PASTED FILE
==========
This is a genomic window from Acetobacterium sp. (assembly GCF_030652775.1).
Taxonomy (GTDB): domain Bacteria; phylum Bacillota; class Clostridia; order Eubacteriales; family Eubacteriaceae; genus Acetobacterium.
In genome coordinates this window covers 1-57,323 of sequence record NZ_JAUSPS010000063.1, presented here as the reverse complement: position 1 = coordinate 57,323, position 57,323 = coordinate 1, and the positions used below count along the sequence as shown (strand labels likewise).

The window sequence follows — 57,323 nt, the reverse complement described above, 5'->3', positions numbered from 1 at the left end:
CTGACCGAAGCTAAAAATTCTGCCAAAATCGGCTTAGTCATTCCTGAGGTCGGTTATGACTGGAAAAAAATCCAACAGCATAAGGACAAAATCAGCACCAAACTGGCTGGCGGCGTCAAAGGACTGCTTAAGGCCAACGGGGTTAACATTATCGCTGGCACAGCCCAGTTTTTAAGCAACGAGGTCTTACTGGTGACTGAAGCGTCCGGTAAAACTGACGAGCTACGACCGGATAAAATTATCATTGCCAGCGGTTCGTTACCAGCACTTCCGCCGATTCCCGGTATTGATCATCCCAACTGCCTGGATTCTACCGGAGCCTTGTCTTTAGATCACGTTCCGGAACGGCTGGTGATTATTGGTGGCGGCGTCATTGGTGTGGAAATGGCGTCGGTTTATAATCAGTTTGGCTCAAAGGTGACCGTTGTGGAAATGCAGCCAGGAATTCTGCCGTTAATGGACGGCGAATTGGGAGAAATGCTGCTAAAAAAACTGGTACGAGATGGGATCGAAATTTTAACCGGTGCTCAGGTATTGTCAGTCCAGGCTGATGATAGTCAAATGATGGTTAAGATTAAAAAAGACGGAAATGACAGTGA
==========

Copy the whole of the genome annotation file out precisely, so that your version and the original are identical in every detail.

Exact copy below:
This is a genomic window from Acetobacterium sp. (assembly GCF_030652775.1).
Taxonomy (GTDB): domain Bacteria; phylum Bacillota; class Clostridia; order Eubacteriales; family Eubacteriaceae; genus Acetobacterium.
In genome coordinates this window covers 1-57,323 of sequence record NZ_JAUSPS010000063.1, presented here as the reverse complement: position 1 = coordinate 57,323, position 57,323 = coordinate 1, and the positions used below count along the sequence as shown (strand labels likewise).

The window sequence follows — 57,323 nt, the reverse complement described above, 5'->3', positions numbered from 1 at the left end:
CTGACCGAAGCTAAAAATTCTGCCAAAATCGGCTTAGTCATTCCTGAGGTCGGTTATGACTGGAAAAAAATCCAACAGCATAAGGACAAAATCAGCACCAAACTGGCTGGCGGCGTCAAAGGACTGCTTAAGGCCAACGGGGTTAACATTATCGCTGGCACAGCCCAGTTTTTAAGCAACGAGGTCTTACTGGTGACTGAAGCGTCCGGTAAAACTGACGAGCTACGACCGGATAAAATTATCATTGCCAGCGGTTCGTTACCAGCACTTCCGCCGATTCCCGGTATTGATCATCCCAACTGCCTGGATTCTACCGGAGCCTTGTCTTTAGATCACGTTCCGGAACGGCTGGTGATTATTGGTGGCGGCGTCATTGGTGTGGAAATGGCGTCGGTTTATAATCAGTTTGGCTCAAAGGTGACCGTTGTGGAAATGCAGCCAGGAATTCTGCCGTTAATGGACGGCGAATTGGGAGAAATGCTGCTAAAAAAACTGGTACGAGATGGGATCGAAATTTTAACCGGTGCTCAGGTATTGTCAGTCCAGGCTGATGATAGTCAAATGATGGTTAAGATTAAAAAAGACGGAAATGACAGTGA